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[261] Carr's brigade. To these should be added one stand of colors, all of which were forwarded to the headquarters of Gen. Sumner.

The loss of the rebels in this battle was very severe. The field on which they fought was one of unusual extent for the number engaged, and it was almost covered with their dead and dying.

From their torches we could see that the enemy was busy all night long in searching for his wounded, but up to daylight the following morning there had been no apparent diminution in the heart-rending cries and groans of his wounded. The unbroken, mournful wail of human suffering was all that we heard from Glendale during that long, dismal night.

I was instructed to hold my position until Sumner and Kearney had retired over the Quaker road, and soon after daylight my command was withdrawn and followed them.

Among others, I have to deplore the loss of Col. Wyman, of the Sixteenth Massachusets volunteers, and — there is too much reason to believe — of Major Chandler of the First Massachusetts volunteers, both officers of singular merit and promise. Diligent search was made for the latter during the night, without success, and no tidings of his fate have since been received by his regiment.

I respectfully forward herewith the reports of brigade and regimental commanders. Also the report of the services of Osborne's battery at Malvern Hill. From these, it will appear that my division has again given me cause to be profoundly grateful for their conduct and courage.

As Col. Owen has rendered me no report of the operations of his regiment, I can only express my high appreciation of his services and my acknowledgments to his Chief for having tendered me so gallant a regiment.

I must again make my heartfelt acknowledgments to my brigade commanders, and especially am I indebted to Brig.-Gen. Grover for his great gallantry on this field.

I also beg leave to call the attention of the Major-General commanding the corps to Surgeon Foy, of the Eleventh Massachusetts volunteers, for his activity in searching for our wounded, and his devotion to them when found. His labors only ended on our abandonment of the field.

To Capt. Dickinson, Assistant Adjutant-General, Lieuts. Lawrence and Candler, Aids-de-Camp, I tender my sincere thanks for their services.

Very respectfully, etc.,

Joseph Hooker, Brig.-General Commanding Division.

Official report of Colonel Cowdin.

headquarters First Massachusetts volunteers, July 11, 1862.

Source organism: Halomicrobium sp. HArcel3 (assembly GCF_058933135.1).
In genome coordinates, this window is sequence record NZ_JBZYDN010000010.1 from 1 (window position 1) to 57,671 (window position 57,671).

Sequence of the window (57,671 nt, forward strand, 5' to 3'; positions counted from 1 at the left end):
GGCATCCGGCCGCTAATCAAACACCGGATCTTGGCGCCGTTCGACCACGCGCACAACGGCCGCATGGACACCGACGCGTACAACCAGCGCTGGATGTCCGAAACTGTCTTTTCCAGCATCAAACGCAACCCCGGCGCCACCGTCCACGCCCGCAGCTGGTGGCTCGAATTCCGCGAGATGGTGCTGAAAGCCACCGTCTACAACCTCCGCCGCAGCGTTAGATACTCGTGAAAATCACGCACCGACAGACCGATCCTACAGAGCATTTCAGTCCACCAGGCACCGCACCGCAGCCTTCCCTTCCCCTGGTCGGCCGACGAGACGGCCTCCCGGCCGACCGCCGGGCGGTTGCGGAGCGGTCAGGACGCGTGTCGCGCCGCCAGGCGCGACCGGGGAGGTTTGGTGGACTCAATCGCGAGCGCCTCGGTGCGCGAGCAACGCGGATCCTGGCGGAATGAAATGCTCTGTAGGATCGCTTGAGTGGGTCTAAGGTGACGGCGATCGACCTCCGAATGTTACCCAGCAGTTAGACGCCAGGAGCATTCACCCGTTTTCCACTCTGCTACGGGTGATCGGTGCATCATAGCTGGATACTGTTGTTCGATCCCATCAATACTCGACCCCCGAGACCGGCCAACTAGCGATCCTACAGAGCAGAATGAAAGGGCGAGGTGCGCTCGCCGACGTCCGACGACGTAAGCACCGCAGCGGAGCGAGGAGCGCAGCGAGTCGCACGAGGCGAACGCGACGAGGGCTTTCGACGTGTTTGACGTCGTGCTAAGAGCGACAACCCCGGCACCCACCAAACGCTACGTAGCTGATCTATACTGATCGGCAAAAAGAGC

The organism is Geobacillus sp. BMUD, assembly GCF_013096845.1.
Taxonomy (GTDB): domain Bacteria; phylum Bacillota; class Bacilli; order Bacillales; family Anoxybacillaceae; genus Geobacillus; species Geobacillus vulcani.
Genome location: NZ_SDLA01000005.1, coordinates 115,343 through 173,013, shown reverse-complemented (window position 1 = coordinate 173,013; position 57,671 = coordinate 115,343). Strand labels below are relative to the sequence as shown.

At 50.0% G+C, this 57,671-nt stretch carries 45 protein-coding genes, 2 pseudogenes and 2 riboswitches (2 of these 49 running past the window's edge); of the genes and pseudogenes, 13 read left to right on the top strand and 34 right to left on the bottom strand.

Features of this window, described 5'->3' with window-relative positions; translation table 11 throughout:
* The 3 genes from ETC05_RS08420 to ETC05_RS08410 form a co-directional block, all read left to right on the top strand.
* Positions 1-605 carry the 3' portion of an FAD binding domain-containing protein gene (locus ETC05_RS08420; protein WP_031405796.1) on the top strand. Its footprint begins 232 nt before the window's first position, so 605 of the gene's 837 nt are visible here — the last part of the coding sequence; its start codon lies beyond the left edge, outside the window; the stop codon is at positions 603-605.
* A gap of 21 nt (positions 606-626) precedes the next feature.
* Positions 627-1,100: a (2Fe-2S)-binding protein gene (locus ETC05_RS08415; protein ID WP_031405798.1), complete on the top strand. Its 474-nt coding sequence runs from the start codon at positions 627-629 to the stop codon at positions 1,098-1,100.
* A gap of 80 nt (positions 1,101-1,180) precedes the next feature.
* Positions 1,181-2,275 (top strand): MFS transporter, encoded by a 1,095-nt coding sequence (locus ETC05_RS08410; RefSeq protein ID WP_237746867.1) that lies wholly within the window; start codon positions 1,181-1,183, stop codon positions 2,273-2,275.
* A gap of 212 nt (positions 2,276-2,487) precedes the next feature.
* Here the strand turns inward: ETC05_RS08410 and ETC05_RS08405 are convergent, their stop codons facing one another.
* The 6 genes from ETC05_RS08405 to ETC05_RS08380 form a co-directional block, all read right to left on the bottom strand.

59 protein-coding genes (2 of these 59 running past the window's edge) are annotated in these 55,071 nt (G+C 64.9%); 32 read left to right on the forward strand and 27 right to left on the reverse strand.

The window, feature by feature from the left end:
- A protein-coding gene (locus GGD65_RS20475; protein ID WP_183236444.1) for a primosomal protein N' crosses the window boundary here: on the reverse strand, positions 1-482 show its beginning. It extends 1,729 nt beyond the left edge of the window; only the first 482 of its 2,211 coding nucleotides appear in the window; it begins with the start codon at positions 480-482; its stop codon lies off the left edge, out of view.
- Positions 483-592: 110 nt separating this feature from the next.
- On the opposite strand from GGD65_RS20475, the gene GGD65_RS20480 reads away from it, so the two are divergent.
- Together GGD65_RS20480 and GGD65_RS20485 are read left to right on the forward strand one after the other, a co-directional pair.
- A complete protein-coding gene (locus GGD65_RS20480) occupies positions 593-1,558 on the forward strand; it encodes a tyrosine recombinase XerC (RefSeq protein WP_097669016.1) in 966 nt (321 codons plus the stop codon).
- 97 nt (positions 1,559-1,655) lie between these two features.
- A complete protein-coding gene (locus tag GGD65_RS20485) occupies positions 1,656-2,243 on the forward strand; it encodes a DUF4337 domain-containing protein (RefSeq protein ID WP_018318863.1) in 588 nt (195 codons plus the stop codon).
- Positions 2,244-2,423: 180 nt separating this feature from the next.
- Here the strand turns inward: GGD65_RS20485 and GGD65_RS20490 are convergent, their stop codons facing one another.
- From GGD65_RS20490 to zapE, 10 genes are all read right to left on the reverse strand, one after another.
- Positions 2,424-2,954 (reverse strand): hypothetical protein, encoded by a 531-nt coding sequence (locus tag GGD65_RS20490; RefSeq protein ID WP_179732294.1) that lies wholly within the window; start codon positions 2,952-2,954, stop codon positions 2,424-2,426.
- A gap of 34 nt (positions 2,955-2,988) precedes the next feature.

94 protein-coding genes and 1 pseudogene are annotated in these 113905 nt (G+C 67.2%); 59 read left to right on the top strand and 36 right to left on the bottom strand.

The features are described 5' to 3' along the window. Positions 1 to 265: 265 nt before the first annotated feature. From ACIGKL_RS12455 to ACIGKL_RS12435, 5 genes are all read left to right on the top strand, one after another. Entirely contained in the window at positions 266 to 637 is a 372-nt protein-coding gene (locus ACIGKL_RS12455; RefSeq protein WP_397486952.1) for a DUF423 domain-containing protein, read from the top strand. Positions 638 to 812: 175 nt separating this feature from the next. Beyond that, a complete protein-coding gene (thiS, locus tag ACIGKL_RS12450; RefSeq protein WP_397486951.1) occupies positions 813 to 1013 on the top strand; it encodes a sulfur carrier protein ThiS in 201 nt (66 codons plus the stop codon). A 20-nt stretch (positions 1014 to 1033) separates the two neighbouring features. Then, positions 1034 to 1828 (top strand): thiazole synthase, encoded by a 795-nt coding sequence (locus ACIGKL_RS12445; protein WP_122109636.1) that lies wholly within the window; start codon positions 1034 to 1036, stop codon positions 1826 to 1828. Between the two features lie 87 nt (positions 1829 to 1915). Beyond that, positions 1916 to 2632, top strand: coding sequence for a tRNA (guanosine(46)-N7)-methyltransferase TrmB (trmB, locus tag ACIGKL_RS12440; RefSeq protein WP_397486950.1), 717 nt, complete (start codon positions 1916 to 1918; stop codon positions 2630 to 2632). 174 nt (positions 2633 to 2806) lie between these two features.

William Schouler, Adjutant-General of Massachusetts:
sir: I make to you the following report of the part taken in the battle of Nelson's Farm, near White Oak swamp, by the regiment under my command, Monday, June thirtieth:

During the action, I was ordered to charge on the enemy in. front, at considerable distance, which I did, passing over a fence, across a field, and through the woods, the rebels falling back before us. We still advanced through an open field. Here we advanced in line of battle, when a brigade of troops, dressed in our uniforms, and supposed to be our own, opened a terrific fire on our front and left flank, from which fire I lost my bravest and best men.

In connection with this movement, I cannot speak in too high praise of Major Chandler, Capts. Baldwin, Walker and Adams, and Lieuts. Henry and Sutherland, who assisted greatly in cheering on the men. During this encounter, Major Chandler and Lieutenant Sutherland were wounded and fell, and were probably taken prisoners. The officers and men behaved with great courage during the whole time.

The following is a list of casualties in the engagement:

Major Chandler, missing, and supposed to be wounded and a prisoner.

Company A--Killed--Private Julius A. Phelps, of Brookline, Mass. Wounded — H. Finnily, of Boston; J. C. Singer, of Boston; Charles D. Cates, of Brookline. Missing — John O. Dea, of Boston; William Monary, Fernando McCrillis.

Company B--Wounded--Lieut. Warren, in arm, slightly; Sergeant W. E. Haywood, bayonet wound, slight; George H. Hanscom, slightly, in hand. Missing — George Barry.

Company C--Wounded — S. A. Goodhue, slightly, in the leg; E. B. Nichols, badly, and missing. Missing — George E. Wright.

Company D--Killed--Sergeant Fred. Ran, of Boston. Wounded and missing--Lieut. William Sutherland, Sergeant Isaac Williams, Corporal William E. Rice, Private John Kyle.

Company E--Wounded--Lieut. Miles Farwell, slight; Sergeant Thomas Strongman, in hand, slight; Private Conrad Herman, wounded and missing. Missing--Private Edwin P. Whitman.

Company F--Wounded--Private Alexander Gordon, slightly. Missing--Corporal James E. Keeley, Privates John Carney, Edward K. Chandler, Daniel Garrity, Simon Stern.

Company G--Wounded — Timothy Connors, Charles H. Goodwin, Joshua M. Caswell, Alvah J. Wilson, Phillimon White. Missing-- First Sergeant R. M. Maguire, and Privates John Allen and Edwin Gilpatrick.

Company H--Wounded — John R. Cudworth, buckshot in chin; Thomas Thombs, buckshot in left arm ; George H. Green, buckshot in face; Nathaniel Allen, buckshot over right eye.

Company I--Wounded--Privates William J. Fleming, left arm; Alexander Grant, left arm;----Hurley and----Wilson. Missing — Privates----Netland,----Towle,----Crowell, all wounded and left on the field.

Company K--Killed — William B. Hall, John Dolan. Wounded--Lieut. Carruth, slightly; Privates L. A. Payson, slightly; William Clark, William J. Hudson, Thomas R. Mathers, George H. Wheeler, John W. Nilling. Missing — Wesley Jackson, John P. Ross, (wounded and left on the

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